BILOXI, Miss. (WLOX) - New numbers released Thursday show another 18,000 Mississippians filed for unemployment last week. That’s 3,000 fewer than the week before. That means to date, more than 357,600 people have filed unemployment claims in Mississippi since the pandemic started.
In March of this year, the average unemployment rate for Jackson, Harrison and Hancock Counties was 4.9%. Remember, it was mid-March when all coast casinos were ordered to close along with many other businesses.
In April, the unemployment rate for the three coastal counties spiked to 21.3%. The unemployment numbers for May will be released Friday, June 19, by MDES.
For comparison, that’s not the highest it’s been on the Coast since these records started in 1990. The highest unemployment rate for the coast came after Hurricane Katrina. In September 2005, unemployment was 24.7 percent.
According to MDES Executive Director Jackie Turner, a little less than half that number are still filing for unemployment, but on an encouraging note, there has been a noticeable change in the number of new claims.
“We’ve certainly seen a decline in the number of claims filed, but as businesses come on and maybe they cannot keep all of their employees or that kind of thing, we are continuing to see a number of claims, but it has significantly dropped. the number of calls coming into our call centers and the traffic on the website has decreased.”
Turner went on to say they expect to see the number of claims significantly drop again when the extra $600 a week in federal unemployment benefits stop being paid out at the end of July.
“It will be interesting to see but we do think we’ll see a significant decline in the number of people drawing unemployment after that $600 rolls off, said Turner.
More than a billion dollars has been paid out since the pandemic began, which has also led to an increase in unemployment fraud.
“The number one thing you can do is protect your information and, when you detect fraud or think possibly that you may have been attacked for your unemployment insurance claim, maybe you get something in the mail you weren’t expecting, contact us at SAFE@mdes.ms.gov or through one of your local WIN job centers and you can drop off documents with them if you need to,” she continued.
Another aspect MDES is investigating is people who continue to draw unemployment benefits, despite having the option to go back to their jobs.
“We do police it and the employers have to help us police it, as well,” said Turner. “We did discover the typical way employers report back to us when someone is filing and has never been laid off, or they’ve had a job offered to them and they won’t come back, (employers) do report that to us.”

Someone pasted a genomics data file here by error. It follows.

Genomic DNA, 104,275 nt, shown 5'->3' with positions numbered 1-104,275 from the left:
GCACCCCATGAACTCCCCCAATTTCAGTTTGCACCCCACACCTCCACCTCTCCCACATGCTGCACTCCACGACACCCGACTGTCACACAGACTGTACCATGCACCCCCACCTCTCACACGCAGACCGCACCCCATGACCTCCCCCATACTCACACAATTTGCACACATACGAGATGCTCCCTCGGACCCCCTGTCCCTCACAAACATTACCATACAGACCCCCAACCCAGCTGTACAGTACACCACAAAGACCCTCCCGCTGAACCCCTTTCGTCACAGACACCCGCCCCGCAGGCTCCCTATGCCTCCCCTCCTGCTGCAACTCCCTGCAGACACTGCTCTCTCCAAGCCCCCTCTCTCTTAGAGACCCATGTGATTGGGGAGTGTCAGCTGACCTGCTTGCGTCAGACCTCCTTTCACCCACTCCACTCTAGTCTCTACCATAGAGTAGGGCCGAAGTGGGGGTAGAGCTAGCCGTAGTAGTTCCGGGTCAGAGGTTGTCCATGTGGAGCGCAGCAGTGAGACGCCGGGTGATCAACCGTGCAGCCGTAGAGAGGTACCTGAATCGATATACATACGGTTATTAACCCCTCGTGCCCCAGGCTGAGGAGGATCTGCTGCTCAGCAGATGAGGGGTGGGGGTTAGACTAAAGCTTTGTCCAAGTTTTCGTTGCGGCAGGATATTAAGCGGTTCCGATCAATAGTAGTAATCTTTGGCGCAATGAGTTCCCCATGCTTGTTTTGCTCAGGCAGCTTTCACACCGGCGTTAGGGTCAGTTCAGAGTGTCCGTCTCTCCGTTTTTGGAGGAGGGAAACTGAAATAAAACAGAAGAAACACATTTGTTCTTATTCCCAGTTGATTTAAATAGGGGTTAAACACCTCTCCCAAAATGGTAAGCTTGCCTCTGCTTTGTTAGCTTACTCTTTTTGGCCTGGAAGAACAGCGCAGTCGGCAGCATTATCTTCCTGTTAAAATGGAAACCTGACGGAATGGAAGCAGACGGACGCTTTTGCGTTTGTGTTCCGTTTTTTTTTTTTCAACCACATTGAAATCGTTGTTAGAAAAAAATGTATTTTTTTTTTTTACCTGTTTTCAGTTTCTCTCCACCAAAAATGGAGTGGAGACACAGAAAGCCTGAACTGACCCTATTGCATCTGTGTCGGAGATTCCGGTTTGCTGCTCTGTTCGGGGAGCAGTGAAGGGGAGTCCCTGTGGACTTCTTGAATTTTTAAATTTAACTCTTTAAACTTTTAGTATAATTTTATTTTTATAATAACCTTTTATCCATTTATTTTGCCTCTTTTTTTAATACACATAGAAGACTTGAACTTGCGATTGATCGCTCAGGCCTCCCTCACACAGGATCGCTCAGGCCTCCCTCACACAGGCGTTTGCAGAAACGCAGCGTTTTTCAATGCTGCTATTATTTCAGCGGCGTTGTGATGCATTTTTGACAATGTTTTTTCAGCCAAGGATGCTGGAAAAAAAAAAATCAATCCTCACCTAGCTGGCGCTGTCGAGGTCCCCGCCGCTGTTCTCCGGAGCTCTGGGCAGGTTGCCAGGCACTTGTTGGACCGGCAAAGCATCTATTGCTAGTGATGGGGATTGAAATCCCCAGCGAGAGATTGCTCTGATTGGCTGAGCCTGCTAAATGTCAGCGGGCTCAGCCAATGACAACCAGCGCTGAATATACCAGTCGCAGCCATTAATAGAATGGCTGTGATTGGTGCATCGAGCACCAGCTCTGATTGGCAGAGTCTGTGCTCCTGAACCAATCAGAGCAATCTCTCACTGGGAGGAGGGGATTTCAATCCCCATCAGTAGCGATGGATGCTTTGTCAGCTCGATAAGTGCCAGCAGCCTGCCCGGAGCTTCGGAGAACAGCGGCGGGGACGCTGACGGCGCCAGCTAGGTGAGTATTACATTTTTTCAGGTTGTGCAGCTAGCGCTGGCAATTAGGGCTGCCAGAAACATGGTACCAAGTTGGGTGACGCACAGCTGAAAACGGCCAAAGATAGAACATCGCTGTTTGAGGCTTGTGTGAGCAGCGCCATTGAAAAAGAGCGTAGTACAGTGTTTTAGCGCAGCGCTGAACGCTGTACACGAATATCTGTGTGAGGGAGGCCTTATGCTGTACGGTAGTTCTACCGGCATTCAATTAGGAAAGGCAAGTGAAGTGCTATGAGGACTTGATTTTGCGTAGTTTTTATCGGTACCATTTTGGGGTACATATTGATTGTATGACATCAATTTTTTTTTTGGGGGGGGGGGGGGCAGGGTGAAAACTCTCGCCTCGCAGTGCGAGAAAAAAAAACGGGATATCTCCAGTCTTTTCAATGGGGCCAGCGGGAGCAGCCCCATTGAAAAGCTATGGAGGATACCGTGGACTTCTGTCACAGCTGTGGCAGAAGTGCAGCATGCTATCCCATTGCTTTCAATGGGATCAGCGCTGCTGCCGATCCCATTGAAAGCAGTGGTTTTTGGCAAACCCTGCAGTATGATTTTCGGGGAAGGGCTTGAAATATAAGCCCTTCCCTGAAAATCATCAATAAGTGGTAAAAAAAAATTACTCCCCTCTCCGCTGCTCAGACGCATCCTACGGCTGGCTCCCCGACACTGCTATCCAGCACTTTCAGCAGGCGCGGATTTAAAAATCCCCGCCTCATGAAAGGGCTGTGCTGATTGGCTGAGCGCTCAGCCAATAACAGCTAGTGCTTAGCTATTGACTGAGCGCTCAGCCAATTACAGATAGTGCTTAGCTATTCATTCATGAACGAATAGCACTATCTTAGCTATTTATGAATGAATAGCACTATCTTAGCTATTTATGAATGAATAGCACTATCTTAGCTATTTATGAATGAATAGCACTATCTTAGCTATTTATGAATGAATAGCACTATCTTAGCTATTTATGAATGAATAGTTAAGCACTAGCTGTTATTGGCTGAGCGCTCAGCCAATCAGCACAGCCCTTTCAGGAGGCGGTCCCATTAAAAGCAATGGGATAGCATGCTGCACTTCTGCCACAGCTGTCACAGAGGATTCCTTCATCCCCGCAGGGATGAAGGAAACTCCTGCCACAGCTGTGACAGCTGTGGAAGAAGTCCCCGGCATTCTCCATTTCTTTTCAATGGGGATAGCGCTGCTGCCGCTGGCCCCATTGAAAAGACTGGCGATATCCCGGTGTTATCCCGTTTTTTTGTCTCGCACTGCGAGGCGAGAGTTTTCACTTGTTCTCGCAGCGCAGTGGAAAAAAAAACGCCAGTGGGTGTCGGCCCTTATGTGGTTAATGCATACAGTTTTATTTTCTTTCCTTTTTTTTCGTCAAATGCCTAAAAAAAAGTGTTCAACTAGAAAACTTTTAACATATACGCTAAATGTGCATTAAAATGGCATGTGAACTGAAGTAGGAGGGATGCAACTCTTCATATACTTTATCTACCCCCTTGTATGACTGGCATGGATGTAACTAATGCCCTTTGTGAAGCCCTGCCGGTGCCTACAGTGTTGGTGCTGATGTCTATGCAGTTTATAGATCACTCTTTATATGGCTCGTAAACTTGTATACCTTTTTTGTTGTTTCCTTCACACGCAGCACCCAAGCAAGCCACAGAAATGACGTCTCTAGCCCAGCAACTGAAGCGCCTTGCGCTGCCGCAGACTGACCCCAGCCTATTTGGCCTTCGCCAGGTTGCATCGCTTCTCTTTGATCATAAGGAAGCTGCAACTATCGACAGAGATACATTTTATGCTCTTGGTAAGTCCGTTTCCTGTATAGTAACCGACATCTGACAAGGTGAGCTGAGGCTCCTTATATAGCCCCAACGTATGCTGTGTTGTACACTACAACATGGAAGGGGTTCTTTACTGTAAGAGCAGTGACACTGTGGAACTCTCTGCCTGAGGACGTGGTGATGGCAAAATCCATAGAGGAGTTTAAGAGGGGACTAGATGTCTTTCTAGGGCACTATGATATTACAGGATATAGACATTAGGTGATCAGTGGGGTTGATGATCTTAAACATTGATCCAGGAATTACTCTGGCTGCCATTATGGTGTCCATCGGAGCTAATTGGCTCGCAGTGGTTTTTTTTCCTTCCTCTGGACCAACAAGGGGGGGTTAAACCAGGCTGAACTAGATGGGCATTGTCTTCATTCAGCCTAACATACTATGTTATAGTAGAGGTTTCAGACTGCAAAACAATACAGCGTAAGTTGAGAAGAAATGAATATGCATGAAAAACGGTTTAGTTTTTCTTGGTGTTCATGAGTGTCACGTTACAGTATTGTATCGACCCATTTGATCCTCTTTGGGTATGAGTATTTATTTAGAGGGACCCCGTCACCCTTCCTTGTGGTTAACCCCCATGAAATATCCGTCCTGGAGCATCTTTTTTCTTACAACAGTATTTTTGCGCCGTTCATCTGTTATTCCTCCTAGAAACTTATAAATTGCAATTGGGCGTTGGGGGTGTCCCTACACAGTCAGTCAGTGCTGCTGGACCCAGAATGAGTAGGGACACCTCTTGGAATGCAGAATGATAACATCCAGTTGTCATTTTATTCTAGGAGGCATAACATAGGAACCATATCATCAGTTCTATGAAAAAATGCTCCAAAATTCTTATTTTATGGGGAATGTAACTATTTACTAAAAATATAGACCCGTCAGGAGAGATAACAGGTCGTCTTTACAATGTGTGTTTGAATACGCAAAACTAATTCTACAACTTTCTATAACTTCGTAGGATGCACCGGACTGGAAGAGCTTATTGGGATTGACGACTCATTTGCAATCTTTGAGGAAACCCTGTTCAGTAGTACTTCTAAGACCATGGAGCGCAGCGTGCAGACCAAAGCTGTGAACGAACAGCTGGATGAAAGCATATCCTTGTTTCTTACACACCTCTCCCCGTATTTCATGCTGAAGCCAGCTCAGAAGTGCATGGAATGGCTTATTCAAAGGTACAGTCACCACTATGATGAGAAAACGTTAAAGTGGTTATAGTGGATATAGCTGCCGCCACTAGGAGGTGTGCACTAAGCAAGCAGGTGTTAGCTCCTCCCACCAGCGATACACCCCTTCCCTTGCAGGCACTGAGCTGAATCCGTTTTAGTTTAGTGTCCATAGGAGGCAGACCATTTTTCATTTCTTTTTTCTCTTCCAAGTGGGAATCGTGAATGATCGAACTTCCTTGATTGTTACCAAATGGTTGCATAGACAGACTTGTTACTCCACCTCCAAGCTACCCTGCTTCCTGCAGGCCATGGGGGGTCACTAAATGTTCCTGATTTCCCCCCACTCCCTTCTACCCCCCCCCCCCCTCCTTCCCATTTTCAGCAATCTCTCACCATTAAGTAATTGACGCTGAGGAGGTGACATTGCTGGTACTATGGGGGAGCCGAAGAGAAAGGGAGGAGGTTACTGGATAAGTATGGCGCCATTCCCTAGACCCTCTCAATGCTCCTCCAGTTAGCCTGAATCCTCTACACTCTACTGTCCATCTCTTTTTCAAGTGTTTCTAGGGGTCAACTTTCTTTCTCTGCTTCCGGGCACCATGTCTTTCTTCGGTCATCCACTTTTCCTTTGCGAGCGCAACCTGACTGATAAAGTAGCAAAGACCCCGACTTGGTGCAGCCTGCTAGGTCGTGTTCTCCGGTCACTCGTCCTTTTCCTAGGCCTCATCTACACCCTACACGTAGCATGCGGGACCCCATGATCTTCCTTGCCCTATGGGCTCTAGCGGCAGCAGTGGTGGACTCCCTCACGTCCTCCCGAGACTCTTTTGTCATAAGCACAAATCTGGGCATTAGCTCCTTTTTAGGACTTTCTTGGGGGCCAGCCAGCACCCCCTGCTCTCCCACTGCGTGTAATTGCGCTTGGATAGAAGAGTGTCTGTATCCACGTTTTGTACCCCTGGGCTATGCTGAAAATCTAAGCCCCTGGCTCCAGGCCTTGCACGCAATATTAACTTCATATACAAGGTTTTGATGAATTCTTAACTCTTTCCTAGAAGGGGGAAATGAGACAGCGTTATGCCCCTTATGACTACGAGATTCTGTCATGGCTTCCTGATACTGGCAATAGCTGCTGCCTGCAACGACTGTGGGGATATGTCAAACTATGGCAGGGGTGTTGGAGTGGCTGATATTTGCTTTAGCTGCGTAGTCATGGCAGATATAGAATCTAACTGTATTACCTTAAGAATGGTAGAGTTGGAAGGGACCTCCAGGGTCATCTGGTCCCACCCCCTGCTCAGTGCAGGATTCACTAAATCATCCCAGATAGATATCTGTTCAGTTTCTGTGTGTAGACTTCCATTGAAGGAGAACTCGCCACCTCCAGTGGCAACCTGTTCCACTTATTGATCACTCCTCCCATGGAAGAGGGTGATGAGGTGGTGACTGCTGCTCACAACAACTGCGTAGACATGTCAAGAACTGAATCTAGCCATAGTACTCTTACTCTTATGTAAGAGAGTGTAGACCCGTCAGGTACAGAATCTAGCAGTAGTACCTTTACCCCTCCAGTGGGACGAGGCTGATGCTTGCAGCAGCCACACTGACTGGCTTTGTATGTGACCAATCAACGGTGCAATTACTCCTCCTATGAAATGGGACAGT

As part of the state’s new RESTART MISSISSIPPI program, employers are encouraged to report to MDES when employees refuse to return to work.
“Those documents are on our website for employers to tell us a significant number of things going on in their workplace, including fraud, including when employees have been offered a job and they won’t come back,” said Turner. “When that happens, there is a due process in place. But if someone is offered a job and they don’t come back, most likely, unless there’s extenuating circumstances, they will be removed from unemployment and may in fact have overpayments that will cause them to have penalties and interest added to it. And we will push forward in the future to collect those funds back.”
Gov. Reeves has said he does not want to see the burden of unemployment fall on the shoulders of business owners. It’s something that his administration and MDES are working together to prevent.
“I sent a letter to the Lt. Governor and the Speaker of the House asking for an infusion of the state’s CARES Act Funds to help replenish the trust fund and keep the unemployment rates down for our employers, specifically the general experience rating, because the reality is when the trust fund balance goes down and those in MS need it - and it has gone down quite a bit since the beginning of the pandemic - it has to be replenished some way,” said Turner. “And that burden falls to the employers and we want to relieve them of, if not all of it, most of it... The way to do that, one of the ways, the most significant way, the best way we think, is to get a replenishment of the state’s CARES Act funding to do that.”